This podcast made me think so much about my own relationship to celebrity culture. If he just wants to go away, why can’t we just let him? He doesn’t owe us an explanation. But at the same time, do celebrities really just get to disappear?

I don’t think Richard is just a celebrity, and the interesting thing — let me preface that by saying that if I had a big stamp that said, “Richard owes nobody anything,” I would stamp it on every article or every thing that anybody ever sees — but Richard Simmons was in our lives and in the lives of thousands of people not as a celebrity, because he blurred those lines. He worked with those people informally as a therapist. He was giving to those people, and so he blurred the lines of celebrity. And he built really intense relationships with those people. Regardless of what Richard Simmons wants to do with his life — and he should do whatever he wants with his life — that being said, this happened to those people, too, and they had an experience where this guy was in their life for decades, and in a lot of cases saved their life. A lot of them are trying to figure out what to do now that that person is basically saying he wants people to pretend like he never existed.

I mean, I get mad when someone doesn’t text me back for a few hours …

The only thing I can liken it to is getting dumped in the most surprising way. The whole “I did not see that coming.” Just feeling like a sucker a little bit when you get dumped like that. And that’s really hard to get over.

But does that give us the right to try to find him? When you went to his house, in Episode 2, you discussed whether or not it was invasive to do so. Have you ever been concerned that this podcast is a bit exploitative when he just wants to be left alone? Did you ever feel a moment of “Should I be doing this at all?”

I talk about that in the podcast. Yeah. It is a question that I have asked. Not because I’m wrestling with it constantly, but because it’s important to keep coming back to that place. Am I doing something that is invasive? Am I doing something that I shouldn’t be doing? And by asking that question, I think we make sure that we don’t cross lines. And we have … we’ve built a lot of lines. We haven’t hired a private detective, we’re not staking out his house 24 hours a day, all these things that we could be doing if we actually wanted, if I wanted to know what was going on with Richard Simmons. If I were a tabloid reporter or if I were a private detective, I could find out what’s going on with Richard Simmons. There are tools to do this; there are ways to do this. But we’re not doing that. We are making sure that we’re not crossing those lines.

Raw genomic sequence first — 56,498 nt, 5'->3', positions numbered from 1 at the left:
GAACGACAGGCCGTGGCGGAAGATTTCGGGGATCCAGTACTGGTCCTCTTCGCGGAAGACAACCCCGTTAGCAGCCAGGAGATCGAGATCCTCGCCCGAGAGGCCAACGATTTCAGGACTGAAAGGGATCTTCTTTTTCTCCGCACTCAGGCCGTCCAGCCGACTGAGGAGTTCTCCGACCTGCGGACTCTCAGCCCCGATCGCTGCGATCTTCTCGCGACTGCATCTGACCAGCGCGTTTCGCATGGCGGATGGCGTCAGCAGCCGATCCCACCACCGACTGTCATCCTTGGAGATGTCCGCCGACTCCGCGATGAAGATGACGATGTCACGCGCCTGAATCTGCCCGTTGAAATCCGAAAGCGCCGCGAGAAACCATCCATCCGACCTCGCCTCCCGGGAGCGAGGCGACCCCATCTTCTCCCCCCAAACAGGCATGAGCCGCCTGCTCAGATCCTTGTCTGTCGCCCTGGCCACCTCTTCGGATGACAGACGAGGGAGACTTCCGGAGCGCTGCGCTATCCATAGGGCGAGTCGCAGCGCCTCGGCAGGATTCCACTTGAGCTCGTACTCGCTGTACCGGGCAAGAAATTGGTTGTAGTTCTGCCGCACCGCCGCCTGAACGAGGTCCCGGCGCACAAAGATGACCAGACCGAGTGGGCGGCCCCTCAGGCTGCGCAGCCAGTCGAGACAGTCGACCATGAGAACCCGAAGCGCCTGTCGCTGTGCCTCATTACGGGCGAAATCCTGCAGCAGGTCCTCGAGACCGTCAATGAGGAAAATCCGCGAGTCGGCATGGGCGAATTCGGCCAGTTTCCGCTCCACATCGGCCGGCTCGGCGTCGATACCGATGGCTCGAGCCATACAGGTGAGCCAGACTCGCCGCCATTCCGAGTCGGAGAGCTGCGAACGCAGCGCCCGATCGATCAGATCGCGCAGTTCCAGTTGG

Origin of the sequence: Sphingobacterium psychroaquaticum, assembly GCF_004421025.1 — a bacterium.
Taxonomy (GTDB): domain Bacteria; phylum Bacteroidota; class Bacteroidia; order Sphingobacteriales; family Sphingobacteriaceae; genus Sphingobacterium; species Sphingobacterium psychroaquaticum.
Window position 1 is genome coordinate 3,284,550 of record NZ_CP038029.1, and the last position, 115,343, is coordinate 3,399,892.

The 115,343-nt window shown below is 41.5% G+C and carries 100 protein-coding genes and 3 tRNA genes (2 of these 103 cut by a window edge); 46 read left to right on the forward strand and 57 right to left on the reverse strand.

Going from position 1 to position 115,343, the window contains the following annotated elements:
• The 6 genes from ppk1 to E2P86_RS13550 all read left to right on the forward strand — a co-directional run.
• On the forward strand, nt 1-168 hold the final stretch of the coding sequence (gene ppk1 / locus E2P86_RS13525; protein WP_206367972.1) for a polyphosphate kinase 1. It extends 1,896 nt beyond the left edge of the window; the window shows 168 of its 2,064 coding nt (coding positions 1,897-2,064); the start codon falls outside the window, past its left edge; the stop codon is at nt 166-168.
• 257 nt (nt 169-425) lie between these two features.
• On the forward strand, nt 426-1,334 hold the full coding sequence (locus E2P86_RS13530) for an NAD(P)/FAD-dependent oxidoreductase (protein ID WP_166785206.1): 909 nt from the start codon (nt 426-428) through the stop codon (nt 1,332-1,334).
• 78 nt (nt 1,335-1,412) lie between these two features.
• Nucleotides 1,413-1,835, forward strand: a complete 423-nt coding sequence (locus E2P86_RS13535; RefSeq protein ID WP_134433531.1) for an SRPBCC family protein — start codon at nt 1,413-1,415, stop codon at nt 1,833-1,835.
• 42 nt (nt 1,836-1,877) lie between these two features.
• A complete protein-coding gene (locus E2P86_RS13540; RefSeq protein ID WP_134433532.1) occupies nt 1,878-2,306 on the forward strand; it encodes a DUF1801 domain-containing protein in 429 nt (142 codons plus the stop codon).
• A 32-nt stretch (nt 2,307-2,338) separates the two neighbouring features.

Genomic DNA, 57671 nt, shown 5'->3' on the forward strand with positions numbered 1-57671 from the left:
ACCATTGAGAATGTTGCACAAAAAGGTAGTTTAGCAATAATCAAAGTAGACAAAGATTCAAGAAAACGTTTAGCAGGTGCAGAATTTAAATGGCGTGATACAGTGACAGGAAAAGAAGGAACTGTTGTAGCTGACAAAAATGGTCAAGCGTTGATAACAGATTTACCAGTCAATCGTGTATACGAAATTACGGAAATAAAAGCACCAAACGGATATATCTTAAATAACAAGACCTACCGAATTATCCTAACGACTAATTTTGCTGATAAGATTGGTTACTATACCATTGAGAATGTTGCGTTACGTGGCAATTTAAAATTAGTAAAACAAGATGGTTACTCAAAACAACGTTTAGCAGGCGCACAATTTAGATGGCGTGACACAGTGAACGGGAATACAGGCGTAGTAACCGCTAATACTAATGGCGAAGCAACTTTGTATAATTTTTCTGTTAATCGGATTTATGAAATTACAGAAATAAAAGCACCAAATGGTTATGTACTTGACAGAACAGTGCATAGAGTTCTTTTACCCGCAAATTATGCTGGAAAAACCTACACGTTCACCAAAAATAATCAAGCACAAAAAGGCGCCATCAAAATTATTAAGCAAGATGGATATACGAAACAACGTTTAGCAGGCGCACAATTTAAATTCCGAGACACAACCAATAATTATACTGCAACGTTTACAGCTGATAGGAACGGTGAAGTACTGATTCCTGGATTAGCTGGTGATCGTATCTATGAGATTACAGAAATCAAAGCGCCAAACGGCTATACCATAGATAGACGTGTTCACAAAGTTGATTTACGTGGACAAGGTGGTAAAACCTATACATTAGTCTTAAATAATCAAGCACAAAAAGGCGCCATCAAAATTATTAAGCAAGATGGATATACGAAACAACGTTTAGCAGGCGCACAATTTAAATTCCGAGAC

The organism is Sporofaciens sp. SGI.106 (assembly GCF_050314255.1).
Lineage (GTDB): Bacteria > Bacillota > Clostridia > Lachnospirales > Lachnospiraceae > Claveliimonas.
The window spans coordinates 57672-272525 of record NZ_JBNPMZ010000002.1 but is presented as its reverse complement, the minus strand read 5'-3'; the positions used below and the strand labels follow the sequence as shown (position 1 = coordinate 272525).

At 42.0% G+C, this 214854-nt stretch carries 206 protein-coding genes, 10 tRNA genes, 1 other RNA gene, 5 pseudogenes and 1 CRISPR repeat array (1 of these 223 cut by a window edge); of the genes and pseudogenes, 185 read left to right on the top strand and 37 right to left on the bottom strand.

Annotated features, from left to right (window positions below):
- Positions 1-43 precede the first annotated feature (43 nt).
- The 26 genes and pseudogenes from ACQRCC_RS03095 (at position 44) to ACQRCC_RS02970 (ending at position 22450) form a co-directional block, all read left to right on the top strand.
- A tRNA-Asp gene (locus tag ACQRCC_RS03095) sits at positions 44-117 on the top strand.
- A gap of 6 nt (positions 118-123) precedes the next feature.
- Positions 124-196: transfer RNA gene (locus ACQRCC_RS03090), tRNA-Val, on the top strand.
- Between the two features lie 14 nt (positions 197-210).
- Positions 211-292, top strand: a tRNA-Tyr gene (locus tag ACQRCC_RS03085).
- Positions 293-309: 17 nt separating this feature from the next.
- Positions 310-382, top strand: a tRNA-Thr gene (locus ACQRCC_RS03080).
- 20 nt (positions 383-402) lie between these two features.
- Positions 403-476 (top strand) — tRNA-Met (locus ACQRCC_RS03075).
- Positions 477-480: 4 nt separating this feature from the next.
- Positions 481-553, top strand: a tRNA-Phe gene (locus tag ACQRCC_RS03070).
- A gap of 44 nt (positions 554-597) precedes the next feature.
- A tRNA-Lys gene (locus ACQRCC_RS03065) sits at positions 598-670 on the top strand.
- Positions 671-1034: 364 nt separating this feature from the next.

What keeps you from crossing the line, or even edging into gray areas?

Simmons exercises with audience members at a taping of ‘The Tonight Show’ in 1995 (Getty Images)
Simmons exercises with audience members at a taping of ‘The Tonight Show’ in 1995 (Getty Images)

What would you do to your friends, if you had a friend, who all of a sudden disappeared and said, “Leave me alone,” but you kind of thought, “I don’t know, something’s not right about this”? It’s the same sort of feeling. You want to find out, you want to understand, but you want to give them their privacy too.

The fact that I had built a friendship with him … we weren’t best friends, but we became friends. That made it a little easier. I don’t have to think about this from a journalist or documentarian point of view, like “What is ethical here?” Most of the time, we just kind of say to ourselves, “Look, Richard Simmons is my friend; I wouldn’t do this to my friend.”

How do you want this story to end?

I’ve always hoped that Richard Simmons would feel the love from this podcast. My hope is that he would hear that and that that would maybe spark him to talk to me and help me understand a little bit of what’s going on, and he would move on and live the life that he wants to live however he wants to live it. That’s it. Just a conversation.